Maylis de Kerangal’s Painting Time follows one of three students who meet in Brussels while on a trompe l’œil course. Paula shares her small apartment with Jonas, the star of the course, barely registering each other for months so immersed are they in sheer hard grind. Kate, a young Scottish woman who will excel at reproducing the most precious of marbles for the rich, makes up the third of the trio. Years later, when Jonas is unable to fulfil a lengthy commission to reproduce the Lascaux cave paintings, he passes it to Paula and with it the chance to lose herself in this ancient story. Rich in anecdote and erudition, de Kerangal’s novel wears its meticulous research lightly.
I wasn’t a fan of her debut, When God Was a Rabbit, but I’m including Sarah Winman’s Still Life as several bloggers whose opinions I trust have assured me it’s very good. Art historian Evelyn Skinner meets Ulysses Temper, a young British soldier, while taking shelter from a bombing in a Tuscan villa in 1944. Evelyn’s reminiscences over the ensuing evening, her talk of truth and beauty, will help shape the next four decades of Ulysses’ life. ‘Moving from the Tuscan Hills and piazzas of Florence, to the smog of London’s East End, Still Life is a sweeping, joyful novel about beauty, love, family and fate’ say the publishers.
Colm Tóibín’s The Magician also has a wartime backdrop following Thomas Mann from his childhood in Lübeck to his last days in Switzerland, still living in exile from his beloved Germany. Mann was a patriot, slow to acknowledge the threat of Nazism despite the cajoling of his brother and older children. When war finally broke out, he was in Switzerland at the beginning of an exile which took him and his wife to the US where his influence as a Nobel Prize-winning writer led to his involvement with the American war effort. The Magician is an intimate reimagining of the life of a complex, flawed but immensely influential man who clearly fascinates Tóibín. Engrossing, polished and accomplished, but I’m hoping for something more Brooklyn-like next time.
Opening in 1947, Lars Saabye Christensen’s Echoes of the City tells the story of Oslo’s emergence from wartime austerity through the Kristoffersen family and their neighbours in the Fagerborg district where the Red Cross have established a department. Ewald Kristoffersen works for an advertising agency while his wife Maj looks after their seven-year-old son, her talent for bookkeeping making her a shoo-in as the local Red Cross treasurer. Christensen’s novel lives up to the ‘slow storytelling’ mentioned in his prologue and is all the better for it. It’s the first in a trilogy, the second of which, Friendship, I’ve also read and reviewed. Already looking forward to the third.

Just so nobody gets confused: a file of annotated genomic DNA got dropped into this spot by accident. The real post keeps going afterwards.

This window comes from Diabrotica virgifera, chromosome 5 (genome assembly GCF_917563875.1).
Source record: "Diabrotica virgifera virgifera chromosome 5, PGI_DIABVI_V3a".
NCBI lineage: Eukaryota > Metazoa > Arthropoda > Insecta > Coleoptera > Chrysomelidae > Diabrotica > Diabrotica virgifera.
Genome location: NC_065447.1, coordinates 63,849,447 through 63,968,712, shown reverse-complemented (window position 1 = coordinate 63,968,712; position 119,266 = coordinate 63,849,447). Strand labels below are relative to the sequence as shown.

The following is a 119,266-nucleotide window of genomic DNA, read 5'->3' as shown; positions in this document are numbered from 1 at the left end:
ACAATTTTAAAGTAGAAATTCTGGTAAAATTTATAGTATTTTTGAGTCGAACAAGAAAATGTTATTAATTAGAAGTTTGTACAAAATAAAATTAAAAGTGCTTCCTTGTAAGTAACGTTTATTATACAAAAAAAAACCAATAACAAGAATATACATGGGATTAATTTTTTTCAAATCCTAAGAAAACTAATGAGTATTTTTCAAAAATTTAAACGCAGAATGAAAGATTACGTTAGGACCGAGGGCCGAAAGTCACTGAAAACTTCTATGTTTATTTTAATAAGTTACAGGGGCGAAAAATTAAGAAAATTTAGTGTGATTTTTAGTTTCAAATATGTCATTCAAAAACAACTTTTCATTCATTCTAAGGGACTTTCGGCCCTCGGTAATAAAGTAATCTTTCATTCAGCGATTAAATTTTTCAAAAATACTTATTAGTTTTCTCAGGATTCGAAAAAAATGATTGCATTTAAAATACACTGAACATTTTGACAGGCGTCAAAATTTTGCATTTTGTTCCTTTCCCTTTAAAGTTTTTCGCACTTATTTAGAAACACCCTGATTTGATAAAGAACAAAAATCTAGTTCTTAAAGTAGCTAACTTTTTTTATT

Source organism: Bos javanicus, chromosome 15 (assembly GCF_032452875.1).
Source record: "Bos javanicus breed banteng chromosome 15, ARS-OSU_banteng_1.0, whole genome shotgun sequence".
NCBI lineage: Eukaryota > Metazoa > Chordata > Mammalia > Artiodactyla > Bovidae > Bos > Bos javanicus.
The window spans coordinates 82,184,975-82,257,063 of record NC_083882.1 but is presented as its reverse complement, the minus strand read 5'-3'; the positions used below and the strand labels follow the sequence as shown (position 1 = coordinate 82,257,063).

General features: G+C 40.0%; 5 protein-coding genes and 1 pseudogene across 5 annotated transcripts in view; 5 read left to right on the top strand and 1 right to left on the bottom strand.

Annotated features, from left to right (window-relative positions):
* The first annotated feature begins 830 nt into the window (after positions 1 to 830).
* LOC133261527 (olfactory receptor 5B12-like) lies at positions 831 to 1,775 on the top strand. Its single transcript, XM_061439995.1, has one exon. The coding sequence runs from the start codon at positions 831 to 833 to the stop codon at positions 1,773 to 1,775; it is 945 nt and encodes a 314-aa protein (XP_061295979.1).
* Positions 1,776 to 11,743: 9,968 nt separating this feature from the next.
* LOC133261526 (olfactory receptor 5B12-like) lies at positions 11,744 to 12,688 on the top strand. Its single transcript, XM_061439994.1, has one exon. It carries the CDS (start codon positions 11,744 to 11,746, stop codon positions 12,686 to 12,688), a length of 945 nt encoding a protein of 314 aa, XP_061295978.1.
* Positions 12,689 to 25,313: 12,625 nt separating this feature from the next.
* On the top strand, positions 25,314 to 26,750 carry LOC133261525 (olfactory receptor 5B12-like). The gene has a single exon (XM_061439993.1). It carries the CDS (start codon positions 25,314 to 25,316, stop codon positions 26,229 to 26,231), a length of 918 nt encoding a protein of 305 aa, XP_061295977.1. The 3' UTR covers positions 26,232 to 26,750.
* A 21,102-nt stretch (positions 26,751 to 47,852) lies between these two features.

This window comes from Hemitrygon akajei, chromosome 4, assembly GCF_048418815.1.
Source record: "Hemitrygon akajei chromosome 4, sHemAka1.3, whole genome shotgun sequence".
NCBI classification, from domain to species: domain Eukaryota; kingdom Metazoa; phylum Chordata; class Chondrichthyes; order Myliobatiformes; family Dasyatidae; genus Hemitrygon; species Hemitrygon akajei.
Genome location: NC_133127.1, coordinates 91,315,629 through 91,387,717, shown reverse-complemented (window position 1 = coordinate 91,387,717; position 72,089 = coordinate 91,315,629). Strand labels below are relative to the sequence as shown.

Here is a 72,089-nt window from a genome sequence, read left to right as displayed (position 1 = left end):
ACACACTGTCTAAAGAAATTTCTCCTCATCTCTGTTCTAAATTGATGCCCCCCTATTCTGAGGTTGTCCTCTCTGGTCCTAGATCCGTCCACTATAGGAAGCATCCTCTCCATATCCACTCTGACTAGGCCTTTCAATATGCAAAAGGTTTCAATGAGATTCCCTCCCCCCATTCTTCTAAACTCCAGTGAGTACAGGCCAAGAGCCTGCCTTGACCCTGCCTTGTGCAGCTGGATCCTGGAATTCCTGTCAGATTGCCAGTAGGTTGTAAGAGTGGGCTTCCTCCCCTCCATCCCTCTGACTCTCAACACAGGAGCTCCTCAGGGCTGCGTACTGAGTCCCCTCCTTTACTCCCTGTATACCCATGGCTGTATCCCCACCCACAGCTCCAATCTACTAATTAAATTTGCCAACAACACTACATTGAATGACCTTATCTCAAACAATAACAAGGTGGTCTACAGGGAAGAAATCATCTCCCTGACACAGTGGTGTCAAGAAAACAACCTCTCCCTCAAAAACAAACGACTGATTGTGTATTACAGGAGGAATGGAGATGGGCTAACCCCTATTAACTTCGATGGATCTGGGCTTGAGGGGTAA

Made up of the thoughts, memories and stories of those laid to rest in the unfarmable land that became part of Paulstadt’s cemetery, Robert Seethaler’s The Field has the intriguing premise: telling the story of the town through the voices of its dead. Some have a great deal to say, others very little, and some are notable by their absence. Seethaler brings the same understanding of the richness of everyday life to this novel that made A Whole Life so satisfying. Regret, sorrow, love, happiness, revenge, dishonesty, loneliness, misunderstanding, greed – all human life is here so to speak. Such an unusual idea, and so well executed. Kudos to Charlotte Collins for her expert translation.
Kevin Power’s White City sounds like the kind of thing I watch on Walter Presents with its Serbian gangsters encountered by the son of a rich Dublin banker, clearly out of his depth. After bumping into an old schoolfriend keen to cut him in on a property deal, 27-year-old Ben sees an opportunity to do something with his life after years of dead-end jobs and drug-taking but what appears to be the cure for all his ills turns into a nightmare. Not entirely sure about this one but it’s much praised by the likes of John Boyne.
My last March choice is Sheila Llewellyn’s Winter in Tabriz set against the backdrop of 1970s Iran just before the revolution. Llewellyn tells her story through four young people: two Oxford academics who become closely involved with a poet and his elder brother, an aspiring photojournalist keen to capture the uprising on the streets. Described by the publishers as ‘an expertly imagined tale of the fight for artistic freedom, young love and the legacies of conflict’, it’s the unusual setting that attracts me to this one.
That’s it for March’s paperbacks. As ever, a click on a title will either take you to my review or to a more detailed synopsis, and if you’d like to catch up with part one, it’s here. New fiction is here and here.